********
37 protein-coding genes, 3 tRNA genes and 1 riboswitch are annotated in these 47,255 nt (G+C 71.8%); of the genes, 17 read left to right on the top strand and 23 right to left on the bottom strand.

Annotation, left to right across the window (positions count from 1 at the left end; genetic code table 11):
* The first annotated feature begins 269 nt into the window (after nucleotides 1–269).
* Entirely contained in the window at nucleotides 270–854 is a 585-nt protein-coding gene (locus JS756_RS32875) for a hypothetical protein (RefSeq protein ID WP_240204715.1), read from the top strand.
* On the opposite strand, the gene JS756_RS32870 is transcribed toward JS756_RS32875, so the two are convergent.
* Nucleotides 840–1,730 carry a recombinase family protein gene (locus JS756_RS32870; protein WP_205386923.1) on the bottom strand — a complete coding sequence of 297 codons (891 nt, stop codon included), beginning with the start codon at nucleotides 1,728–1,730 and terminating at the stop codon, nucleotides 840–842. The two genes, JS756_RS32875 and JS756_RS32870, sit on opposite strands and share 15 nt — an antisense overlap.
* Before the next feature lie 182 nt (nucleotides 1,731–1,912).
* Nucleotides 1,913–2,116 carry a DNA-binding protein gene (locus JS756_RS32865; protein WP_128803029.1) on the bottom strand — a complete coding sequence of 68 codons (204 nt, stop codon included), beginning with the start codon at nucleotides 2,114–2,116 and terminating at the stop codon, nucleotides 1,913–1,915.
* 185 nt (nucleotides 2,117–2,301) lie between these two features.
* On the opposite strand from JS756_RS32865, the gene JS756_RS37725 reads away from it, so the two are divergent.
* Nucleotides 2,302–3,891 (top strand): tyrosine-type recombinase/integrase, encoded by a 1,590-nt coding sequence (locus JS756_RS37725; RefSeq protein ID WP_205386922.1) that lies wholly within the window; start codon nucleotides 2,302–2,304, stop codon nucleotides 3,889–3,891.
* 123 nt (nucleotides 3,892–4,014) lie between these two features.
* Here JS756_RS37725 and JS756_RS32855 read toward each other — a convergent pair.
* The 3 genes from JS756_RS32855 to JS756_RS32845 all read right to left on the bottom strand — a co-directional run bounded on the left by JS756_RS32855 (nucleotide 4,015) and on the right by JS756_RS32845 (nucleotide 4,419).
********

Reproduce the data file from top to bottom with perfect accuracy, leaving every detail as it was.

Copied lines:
37 protein-coding genes, 3 tRNA genes and 1 riboswitch are annotated in these 47,255 nt (G+C 71.8%); of the genes, 17 read left to right on the top strand and 23 right to left on the bottom strand.

Annotation, left to right across the window (positions count from 1 at the left end; genetic code table 11):
* The first annotated feature begins 269 nt into the window (after nucleotides 1–269).
* Entirely contained in the window at nucleotides 270–854 is a 585-nt protein-coding gene (locus JS756_RS32875) for a hypothetical protein (RefSeq protein ID WP_240204715.1), read from the top strand.
* On the opposite strand, the gene JS756_RS32870 is transcribed toward JS756_RS32875, so the two are convergent.
* Nucleotides 840–1,730 carry a recombinase family protein gene (locus JS756_RS32870; protein WP_205386923.1) on the bottom strand — a complete coding sequence of 297 codons (891 nt, stop codon included), beginning with the start codon at nucleotides 1,728–1,730 and terminating at the stop codon, nucleotides 840–842. The two genes, JS756_RS32875 and JS756_RS32870, sit on opposite strands and share 15 nt — an antisense overlap.
* Before the next feature lie 182 nt (nucleotides 1,731–1,912).
* Nucleotides 1,913–2,116 carry a DNA-binding protein gene (locus JS756_RS32865; protein WP_128803029.1) on the bottom strand — a complete coding sequence of 68 codons (204 nt, stop codon included), beginning with the start codon at nucleotides 2,114–2,116 and terminating at the stop codon, nucleotides 1,913–1,915.
* 185 nt (nucleotides 2,117–2,301) lie between these two features.
* On the opposite strand from JS756_RS32865, the gene JS756_RS37725 reads away from it, so the two are divergent.
* Nucleotides 2,302–3,891 (top strand): tyrosine-type recombinase/integrase, encoded by a 1,590-nt coding sequence (locus JS756_RS37725; RefSeq protein ID WP_205386922.1) that lies wholly within the window; start codon nucleotides 2,302–2,304, stop codon nucleotides 3,889–3,891.
* 123 nt (nucleotides 3,892–4,014) lie between these two features.
* Here JS756_RS37725 and JS756_RS32855 read toward each other — a convergent pair.
* The 3 genes from JS756_RS32855 to JS756_RS32845 all read right to left on the bottom strand — a co-directional run bounded on the left by JS756_RS32855 (nucleotide 4,015) and on the right by JS756_RS32845 (nucleotide 4,419).